Landolt-Börnstein - Group III Condensed Matter

2.1.4.2 Calorimetry (Cal)

Abstract

This chapter discusses on the most characteristic features of the experimental methods that are widely used in the investigation of point defects and their interaction at low temperatures. The experimental methods given in this chapter are residual electrical resistivity and calorimetry. The residual electrical resistivity is proportional to the total concentration of all point defects. Under certain conditions deviations from Matthiessens rule, and for thin specimens also the size effect of the electrical resistivity have to be considered. The resistivity increase per unit irradiation dose is therefore a measure of the concentration of stable defects produced at a given irradiation temperature, and thus damage rates have been determined for many metals by electrical resistivity measurements. Vacancy concentrations at high temperatures have been determined after quenching. Measurements of residual electrical resistivity as a function of annealing temperatures give detailed information on the kinetics of defect reactions. The magnitude of the activation enthalpy of the migrating defects has been determined in many metals by the “change of slope” method. The experimentally determined activation enthalpies can be attributed to the mobile defects as long as the recovery occurs by a unique process. By calorimetry (Cal) method, the release of stored energy due to the recombination of radiation induced Frenkel pairs has been measured for several metals. By combination with the resistivity annealing the defect concentration was determined and the formation energy of Frenkel defects can be determined.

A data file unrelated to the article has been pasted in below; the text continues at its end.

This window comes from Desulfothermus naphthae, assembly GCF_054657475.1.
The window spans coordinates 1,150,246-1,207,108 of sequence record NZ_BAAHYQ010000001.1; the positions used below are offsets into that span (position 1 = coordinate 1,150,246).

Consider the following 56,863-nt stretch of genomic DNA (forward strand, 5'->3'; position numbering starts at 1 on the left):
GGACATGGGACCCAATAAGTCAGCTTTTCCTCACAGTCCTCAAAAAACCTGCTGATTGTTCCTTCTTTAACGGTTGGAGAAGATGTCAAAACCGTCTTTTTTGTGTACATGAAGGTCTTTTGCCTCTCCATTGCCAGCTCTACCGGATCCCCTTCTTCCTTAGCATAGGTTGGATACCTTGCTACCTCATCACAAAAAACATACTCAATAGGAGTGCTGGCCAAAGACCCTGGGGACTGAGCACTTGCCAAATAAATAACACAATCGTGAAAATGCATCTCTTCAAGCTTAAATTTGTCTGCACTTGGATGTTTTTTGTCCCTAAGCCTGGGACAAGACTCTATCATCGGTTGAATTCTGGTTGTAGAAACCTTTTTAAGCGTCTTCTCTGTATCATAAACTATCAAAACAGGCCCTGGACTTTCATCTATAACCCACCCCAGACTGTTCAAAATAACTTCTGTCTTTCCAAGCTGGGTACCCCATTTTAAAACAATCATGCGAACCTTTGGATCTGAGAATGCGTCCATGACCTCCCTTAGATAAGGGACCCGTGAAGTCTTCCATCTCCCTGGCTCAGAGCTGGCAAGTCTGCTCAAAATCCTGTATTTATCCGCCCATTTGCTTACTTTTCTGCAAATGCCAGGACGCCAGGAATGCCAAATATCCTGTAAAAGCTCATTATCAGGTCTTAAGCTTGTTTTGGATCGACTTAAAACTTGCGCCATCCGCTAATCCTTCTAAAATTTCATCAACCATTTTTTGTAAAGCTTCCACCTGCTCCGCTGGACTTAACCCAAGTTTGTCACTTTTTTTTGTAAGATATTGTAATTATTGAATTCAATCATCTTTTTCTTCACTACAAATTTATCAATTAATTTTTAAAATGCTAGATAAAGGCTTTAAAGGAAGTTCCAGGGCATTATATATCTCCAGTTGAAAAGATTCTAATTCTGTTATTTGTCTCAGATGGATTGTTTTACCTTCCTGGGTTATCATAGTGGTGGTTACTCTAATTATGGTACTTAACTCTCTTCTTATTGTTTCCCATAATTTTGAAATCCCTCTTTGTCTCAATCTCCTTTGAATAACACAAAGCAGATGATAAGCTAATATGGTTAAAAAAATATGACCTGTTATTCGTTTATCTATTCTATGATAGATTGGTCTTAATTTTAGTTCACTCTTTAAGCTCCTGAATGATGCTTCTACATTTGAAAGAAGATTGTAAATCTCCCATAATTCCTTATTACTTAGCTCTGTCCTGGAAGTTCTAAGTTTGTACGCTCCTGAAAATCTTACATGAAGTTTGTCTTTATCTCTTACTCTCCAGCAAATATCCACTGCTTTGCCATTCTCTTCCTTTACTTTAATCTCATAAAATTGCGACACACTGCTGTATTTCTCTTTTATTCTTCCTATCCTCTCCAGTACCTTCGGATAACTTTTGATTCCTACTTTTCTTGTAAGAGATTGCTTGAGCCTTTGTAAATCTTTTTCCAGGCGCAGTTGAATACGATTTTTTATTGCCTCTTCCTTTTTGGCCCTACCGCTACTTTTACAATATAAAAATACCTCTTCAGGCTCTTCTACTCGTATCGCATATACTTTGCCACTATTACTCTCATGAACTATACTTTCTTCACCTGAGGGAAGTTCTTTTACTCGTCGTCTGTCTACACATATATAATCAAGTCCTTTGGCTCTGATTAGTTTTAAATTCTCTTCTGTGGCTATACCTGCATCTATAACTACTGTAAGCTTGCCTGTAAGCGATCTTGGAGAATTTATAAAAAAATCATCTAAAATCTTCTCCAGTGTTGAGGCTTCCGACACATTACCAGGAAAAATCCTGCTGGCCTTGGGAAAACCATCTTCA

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Title
2.1.4.2 Calorimetry (Cal)
Book Title
Atomic Defects in Metals
In
2.1.4 Experimental methods
Book DOI
10.1007/b37800
Chapter DOI
10.1007/10011948_36
Part of
Landolt-Börnstein - Group III Condensed Matter
Volume
25
Editors
  • H. Ullmaier
  • Authors
  • P. Ehrhart
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